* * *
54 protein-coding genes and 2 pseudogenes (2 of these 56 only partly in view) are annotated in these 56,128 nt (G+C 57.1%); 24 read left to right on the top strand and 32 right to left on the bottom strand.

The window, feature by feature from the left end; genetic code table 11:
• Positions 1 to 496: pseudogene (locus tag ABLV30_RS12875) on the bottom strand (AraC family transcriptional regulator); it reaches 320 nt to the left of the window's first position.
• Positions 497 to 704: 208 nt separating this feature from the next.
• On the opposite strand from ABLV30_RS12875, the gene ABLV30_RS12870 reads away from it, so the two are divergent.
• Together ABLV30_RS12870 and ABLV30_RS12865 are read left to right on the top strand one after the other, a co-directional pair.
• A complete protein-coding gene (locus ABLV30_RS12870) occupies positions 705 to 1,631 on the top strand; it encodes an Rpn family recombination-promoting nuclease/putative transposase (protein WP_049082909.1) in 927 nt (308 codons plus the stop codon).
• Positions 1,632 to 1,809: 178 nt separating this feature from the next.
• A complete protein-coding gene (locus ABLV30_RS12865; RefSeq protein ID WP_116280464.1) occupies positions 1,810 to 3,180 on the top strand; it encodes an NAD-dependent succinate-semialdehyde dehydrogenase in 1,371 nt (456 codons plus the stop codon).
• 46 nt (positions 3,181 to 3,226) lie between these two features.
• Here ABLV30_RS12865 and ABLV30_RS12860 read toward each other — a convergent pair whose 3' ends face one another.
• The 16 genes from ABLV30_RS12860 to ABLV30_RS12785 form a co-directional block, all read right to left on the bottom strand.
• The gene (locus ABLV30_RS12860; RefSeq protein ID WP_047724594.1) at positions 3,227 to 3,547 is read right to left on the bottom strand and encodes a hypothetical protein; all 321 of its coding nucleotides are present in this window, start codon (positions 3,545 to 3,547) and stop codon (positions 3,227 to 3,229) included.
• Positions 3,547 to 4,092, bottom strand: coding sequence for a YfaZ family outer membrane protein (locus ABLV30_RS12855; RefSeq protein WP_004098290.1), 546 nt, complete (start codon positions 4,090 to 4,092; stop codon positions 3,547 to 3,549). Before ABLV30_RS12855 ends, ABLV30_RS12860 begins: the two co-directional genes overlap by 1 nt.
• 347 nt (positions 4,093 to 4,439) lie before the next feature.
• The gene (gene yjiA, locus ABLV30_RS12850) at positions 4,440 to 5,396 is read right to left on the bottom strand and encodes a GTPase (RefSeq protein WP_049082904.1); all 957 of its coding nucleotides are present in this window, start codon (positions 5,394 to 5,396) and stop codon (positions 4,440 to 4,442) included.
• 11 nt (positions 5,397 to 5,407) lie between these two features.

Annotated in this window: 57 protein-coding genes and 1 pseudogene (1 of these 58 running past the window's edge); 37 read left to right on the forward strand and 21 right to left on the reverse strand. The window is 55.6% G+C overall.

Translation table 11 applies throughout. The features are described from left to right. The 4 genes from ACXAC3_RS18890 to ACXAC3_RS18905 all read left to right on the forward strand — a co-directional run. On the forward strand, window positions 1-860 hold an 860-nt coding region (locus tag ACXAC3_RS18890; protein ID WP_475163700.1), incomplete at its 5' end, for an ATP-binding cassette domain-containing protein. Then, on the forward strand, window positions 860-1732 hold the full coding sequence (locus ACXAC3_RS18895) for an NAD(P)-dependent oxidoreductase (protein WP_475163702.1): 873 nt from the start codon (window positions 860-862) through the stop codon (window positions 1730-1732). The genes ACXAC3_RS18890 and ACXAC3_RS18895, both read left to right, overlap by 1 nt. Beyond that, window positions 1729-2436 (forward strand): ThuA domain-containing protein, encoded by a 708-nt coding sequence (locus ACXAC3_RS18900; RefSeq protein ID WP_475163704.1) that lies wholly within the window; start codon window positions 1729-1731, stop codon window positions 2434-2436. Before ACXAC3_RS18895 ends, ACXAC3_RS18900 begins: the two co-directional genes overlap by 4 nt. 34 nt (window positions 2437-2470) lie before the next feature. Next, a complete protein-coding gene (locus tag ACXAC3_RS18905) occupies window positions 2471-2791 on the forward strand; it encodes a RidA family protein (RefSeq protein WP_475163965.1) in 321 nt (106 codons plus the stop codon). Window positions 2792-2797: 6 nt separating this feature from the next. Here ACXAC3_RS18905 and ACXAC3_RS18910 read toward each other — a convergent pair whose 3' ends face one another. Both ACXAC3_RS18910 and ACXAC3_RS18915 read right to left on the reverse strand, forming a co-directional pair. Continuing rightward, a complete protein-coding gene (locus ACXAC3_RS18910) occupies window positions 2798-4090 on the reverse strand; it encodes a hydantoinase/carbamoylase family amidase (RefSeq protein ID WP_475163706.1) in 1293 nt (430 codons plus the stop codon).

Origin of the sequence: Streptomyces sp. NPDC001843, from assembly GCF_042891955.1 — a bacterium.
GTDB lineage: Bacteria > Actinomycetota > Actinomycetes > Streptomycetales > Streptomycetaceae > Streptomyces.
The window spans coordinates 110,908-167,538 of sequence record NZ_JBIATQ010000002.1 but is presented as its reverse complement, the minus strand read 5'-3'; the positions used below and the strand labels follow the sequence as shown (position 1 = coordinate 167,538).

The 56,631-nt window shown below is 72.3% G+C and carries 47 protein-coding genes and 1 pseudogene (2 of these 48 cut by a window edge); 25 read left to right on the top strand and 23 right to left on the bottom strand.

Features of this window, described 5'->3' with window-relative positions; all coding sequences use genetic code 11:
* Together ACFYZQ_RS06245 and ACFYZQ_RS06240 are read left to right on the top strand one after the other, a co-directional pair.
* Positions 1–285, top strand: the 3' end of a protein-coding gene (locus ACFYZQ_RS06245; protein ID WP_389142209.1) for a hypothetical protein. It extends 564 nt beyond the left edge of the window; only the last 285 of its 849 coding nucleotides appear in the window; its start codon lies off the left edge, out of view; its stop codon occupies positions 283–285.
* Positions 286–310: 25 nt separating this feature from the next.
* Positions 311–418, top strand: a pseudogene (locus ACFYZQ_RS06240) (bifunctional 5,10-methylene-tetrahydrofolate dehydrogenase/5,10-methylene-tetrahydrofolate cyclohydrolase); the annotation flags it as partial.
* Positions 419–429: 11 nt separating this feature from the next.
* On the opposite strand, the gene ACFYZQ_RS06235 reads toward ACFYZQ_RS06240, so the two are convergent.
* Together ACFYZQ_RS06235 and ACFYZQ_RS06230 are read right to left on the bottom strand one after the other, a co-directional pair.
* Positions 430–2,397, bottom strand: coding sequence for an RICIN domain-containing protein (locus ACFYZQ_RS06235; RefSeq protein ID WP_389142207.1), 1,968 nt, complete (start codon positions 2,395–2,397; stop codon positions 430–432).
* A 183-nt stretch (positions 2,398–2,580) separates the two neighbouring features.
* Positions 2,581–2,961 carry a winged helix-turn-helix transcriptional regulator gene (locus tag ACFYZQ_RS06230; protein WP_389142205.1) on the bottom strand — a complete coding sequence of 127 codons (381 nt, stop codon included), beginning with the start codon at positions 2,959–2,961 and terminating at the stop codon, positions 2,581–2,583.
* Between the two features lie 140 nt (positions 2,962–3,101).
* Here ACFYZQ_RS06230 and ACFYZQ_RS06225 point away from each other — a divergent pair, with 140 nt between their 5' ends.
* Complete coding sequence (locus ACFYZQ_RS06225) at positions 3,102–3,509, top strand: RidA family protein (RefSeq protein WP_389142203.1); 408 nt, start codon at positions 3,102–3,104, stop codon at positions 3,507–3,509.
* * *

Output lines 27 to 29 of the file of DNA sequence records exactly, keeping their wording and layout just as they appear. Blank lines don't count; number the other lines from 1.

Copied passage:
* Positions 286–310: 25 nt separating this feature from the next.
* Positions 311–418, top strand: a pseudogene (locus ACFYZQ_RS06240) (bifunctional 5,10-methylene-tetrahydrofolate dehydrogenase/5,10-methylene-tetrahydrofolate cyclohydrolase); the annotation flags it as partial.
* Positions 419–429: 11 nt separating this feature from the next.